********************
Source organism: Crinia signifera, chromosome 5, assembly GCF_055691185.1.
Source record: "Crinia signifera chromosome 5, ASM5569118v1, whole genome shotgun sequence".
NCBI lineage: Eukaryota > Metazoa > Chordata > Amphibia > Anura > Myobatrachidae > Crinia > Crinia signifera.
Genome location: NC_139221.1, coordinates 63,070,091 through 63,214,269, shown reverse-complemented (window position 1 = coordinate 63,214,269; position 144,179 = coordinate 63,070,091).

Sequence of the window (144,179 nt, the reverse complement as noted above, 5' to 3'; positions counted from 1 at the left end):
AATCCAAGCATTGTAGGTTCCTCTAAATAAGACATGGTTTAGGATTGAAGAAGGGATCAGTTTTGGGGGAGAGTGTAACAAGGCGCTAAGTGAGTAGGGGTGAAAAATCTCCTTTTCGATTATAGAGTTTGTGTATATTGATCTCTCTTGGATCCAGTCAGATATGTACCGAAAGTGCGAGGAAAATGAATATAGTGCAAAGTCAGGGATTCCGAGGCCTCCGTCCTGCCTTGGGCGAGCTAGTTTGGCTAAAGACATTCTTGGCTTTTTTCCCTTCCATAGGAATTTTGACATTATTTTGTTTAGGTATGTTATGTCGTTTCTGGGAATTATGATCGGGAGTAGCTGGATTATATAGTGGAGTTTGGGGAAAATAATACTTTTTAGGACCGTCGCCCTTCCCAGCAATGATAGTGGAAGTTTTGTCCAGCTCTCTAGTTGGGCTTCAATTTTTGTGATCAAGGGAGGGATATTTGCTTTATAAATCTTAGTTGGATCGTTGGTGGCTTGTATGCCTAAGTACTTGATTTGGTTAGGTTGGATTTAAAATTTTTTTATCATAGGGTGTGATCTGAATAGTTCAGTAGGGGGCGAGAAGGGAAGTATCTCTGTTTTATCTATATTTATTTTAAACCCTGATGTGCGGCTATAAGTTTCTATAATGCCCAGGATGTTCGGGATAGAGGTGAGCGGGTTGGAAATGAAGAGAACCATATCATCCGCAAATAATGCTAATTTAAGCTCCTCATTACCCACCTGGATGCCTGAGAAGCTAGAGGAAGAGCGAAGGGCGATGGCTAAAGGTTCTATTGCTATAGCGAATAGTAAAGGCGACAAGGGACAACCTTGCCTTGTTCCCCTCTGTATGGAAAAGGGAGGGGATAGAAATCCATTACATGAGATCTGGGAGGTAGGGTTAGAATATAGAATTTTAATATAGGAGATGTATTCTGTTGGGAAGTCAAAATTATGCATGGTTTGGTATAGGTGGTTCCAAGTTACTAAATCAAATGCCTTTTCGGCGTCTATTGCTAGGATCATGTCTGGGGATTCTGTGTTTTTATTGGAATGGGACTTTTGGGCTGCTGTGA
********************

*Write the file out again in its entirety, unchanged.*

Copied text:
Source organism: Crinia signifera, chromosome 5, assembly GCF_055691185.1.
Source record: "Crinia signifera chromosome 5, ASM5569118v1, whole genome shotgun sequence".
NCBI lineage: Eukaryota > Metazoa > Chordata > Amphibia > Anura > Myobatrachidae > Crinia > Crinia signifera.
Genome location: NC_139221.1, coordinates 63,070,091 through 63,214,269, shown reverse-complemented (window position 1 = coordinate 63,214,269; position 144,179 = coordinate 63,070,091).

Sequence of the window (144,179 nt, the reverse complement as noted above, 5' to 3'; positions counted from 1 at the left end):
AATCCAAGCATTGTAGGTTCCTCTAAATAAGACATGGTTTAGGATTGAAGAAGGGATCAGTTTTGGGGGAGAGTGTAACAAGGCGCTAAGTGAGTAGGGGTGAAAAATCTCCTTTTCGATTATAGAGTTTGTGTATATTGATCTCTCTTGGATCCAGTCAGATATGTACCGAAAGTGCGAGGAAAATGAATATAGTGCAAAGTCAGGGATTCCGAGGCCTCCGTCCTGCCTTGGGCGAGCTAGTTTGGCTAAAGACATTCTTGGCTTTTTTCCCTTCCATAGGAATTTTGACATTATTTTGTTTAGGTATGTTATGTCGTTTCTGGGAATTATGATCGGGAGTAGCTGGATTATATAGTGGAGTTTGGGGAAAATAATACTTTTTAGGACCGTCGCCCTTCCCAGCAATGATAGTGGAAGTTTTGTCCAGCTCTCTAGTTGGGCTTCAATTTTTGTGATCAAGGGAGGGATATTTGCTTTATAAATCTTAGTTGGATCGTTGGTGGCTTGTATGCCTAAGTACTTGATTTGGTTAGGTTGGATTTAAAATTTTTTTATCATAGGGTGTGATCTGAATAGTTCAGTAGGGGGCGAGAAGGGAAGTATCTCTGTTTTATCTATATTTATTTTAAACCCTGATGTGCGGCTATAAGTTTCTATAATGCCCAGGATGTTCGGGATAGAGGTGAGCGGGTTGGAAATGAAGAGAACCATATCATCCGCAAATAATGCTAATTTAAGCTCCTCATTACCCACCTGGATGCCTGAGAAGCTAGAGGAAGAGCGAAGGGCGATGGCTAAAGGTTCTATTGCTATAGCGAATAGTAAAGGCGACAAGGGACAACCTTGCCTTGTTCCCCTCTGTATGGAAAAGGGAGGGGATAGAAATCCATTACATGAGATCTGGGAGGTAGGGTTAGAATATAGAATTTTAATATAGGAGATGTATTCTGTTGGGAAGTCAAAATTATGCATGGTTTGGTATAGGTGGTTCCAAGTTACTAAATCAAATGCCTTTTCGGCGTCTATTGCTAGGATCATGTCTGGGGATTCTGTGTTTTTATTGGAATGGGACTTTTGGGCTGCTGTGA